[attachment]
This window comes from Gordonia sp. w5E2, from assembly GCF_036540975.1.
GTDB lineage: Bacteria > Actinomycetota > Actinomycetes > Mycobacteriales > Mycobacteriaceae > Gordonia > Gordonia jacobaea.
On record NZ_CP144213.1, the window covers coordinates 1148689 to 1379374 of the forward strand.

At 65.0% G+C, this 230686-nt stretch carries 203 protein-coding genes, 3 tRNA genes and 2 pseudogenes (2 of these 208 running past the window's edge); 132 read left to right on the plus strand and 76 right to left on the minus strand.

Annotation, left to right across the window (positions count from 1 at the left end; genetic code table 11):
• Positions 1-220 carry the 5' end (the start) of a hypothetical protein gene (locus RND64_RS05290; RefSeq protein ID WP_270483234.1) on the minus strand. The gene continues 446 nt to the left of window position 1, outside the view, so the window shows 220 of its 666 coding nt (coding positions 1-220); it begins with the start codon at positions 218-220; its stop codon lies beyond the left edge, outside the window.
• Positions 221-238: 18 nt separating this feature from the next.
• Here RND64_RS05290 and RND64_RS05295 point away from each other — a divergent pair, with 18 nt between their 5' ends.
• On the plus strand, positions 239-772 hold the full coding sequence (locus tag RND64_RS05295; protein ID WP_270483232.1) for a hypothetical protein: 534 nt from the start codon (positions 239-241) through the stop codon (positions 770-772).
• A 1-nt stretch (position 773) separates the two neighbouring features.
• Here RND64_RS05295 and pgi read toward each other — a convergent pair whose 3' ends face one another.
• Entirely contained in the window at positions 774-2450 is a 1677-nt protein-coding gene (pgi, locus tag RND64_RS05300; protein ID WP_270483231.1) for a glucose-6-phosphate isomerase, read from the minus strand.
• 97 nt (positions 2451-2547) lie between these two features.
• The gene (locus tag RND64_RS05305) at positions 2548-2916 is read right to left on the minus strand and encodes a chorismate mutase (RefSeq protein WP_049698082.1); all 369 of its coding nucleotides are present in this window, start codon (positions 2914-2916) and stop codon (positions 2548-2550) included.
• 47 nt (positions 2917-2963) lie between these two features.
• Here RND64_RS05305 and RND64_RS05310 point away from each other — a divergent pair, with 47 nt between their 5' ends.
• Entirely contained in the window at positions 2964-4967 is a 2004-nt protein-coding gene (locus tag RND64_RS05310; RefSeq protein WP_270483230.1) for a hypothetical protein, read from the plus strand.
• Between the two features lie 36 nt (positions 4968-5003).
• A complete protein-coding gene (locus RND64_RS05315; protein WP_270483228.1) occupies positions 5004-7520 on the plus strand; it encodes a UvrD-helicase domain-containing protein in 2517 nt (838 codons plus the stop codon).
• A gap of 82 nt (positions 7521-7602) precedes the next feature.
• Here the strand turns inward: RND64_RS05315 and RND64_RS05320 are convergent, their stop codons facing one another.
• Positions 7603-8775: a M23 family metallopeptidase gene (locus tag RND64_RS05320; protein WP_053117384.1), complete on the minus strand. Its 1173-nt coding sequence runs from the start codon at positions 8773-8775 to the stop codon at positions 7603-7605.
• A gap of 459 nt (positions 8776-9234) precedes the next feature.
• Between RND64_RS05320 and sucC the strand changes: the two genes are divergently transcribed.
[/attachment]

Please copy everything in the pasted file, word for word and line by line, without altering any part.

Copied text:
This window comes from Gordonia sp. w5E2, from assembly GCF_036540975.1.
GTDB lineage: Bacteria > Actinomycetota > Actinomycetes > Mycobacteriales > Mycobacteriaceae > Gordonia > Gordonia jacobaea.
On record NZ_CP144213.1, the window covers coordinates 1148689 to 1379374 of the forward strand.

At 65.0% G+C, this 230686-nt stretch carries 203 protein-coding genes, 3 tRNA genes and 2 pseudogenes (2 of these 208 running past the window's edge); 132 read left to right on the plus strand and 76 right to left on the minus strand.

Annotation, left to right across the window (positions count from 1 at the left end; genetic code table 11):
• Positions 1-220 carry the 5' end (the start) of a hypothetical protein gene (locus RND64_RS05290; RefSeq protein ID WP_270483234.1) on the minus strand. The gene continues 446 nt to the left of window position 1, outside the view, so the window shows 220 of its 666 coding nt (coding positions 1-220); it begins with the start codon at positions 218-220; its stop codon lies beyond the left edge, outside the window.
• Positions 221-238: 18 nt separating this feature from the next.
• Here RND64_RS05290 and RND64_RS05295 point away from each other — a divergent pair, with 18 nt between their 5' ends.
• On the plus strand, positions 239-772 hold the full coding sequence (locus tag RND64_RS05295; protein ID WP_270483232.1) for a hypothetical protein: 534 nt from the start codon (positions 239-241) through the stop codon (positions 770-772).
• A 1-nt stretch (position 773) separates the two neighbouring features.
• Here RND64_RS05295 and pgi read toward each other — a convergent pair whose 3' ends face one another.
• Entirely contained in the window at positions 774-2450 is a 1677-nt protein-coding gene (pgi, locus tag RND64_RS05300; protein ID WP_270483231.1) for a glucose-6-phosphate isomerase, read from the minus strand.
• 97 nt (positions 2451-2547) lie between these two features.
• The gene (locus tag RND64_RS05305) at positions 2548-2916 is read right to left on the minus strand and encodes a chorismate mutase (RefSeq protein WP_049698082.1); all 369 of its coding nucleotides are present in this window, start codon (positions 2914-2916) and stop codon (positions 2548-2550) included.
• 47 nt (positions 2917-2963) lie between these two features.
• Here RND64_RS05305 and RND64_RS05310 point away from each other — a divergent pair, with 47 nt between their 5' ends.
• Entirely contained in the window at positions 2964-4967 is a 2004-nt protein-coding gene (locus tag RND64_RS05310; RefSeq protein WP_270483230.1) for a hypothetical protein, read from the plus strand.
• Between the two features lie 36 nt (positions 4968-5003).
• A complete protein-coding gene (locus RND64_RS05315; protein WP_270483228.1) occupies positions 5004-7520 on the plus strand; it encodes a UvrD-helicase domain-containing protein in 2517 nt (838 codons plus the stop codon).
• A gap of 82 nt (positions 7521-7602) precedes the next feature.
• Here the strand turns inward: RND64_RS05315 and RND64_RS05320 are convergent, their stop codons facing one another.
• Positions 7603-8775: a M23 family metallopeptidase gene (locus tag RND64_RS05320; protein WP_053117384.1), complete on the minus strand. Its 1173-nt coding sequence runs from the start codon at positions 8773-8775 to the stop codon at positions 7603-7605.
• A gap of 459 nt (positions 8776-9234) precedes the next feature.
• Between RND64_RS05320 and sucC the strand changes: the two genes are divergently transcribed.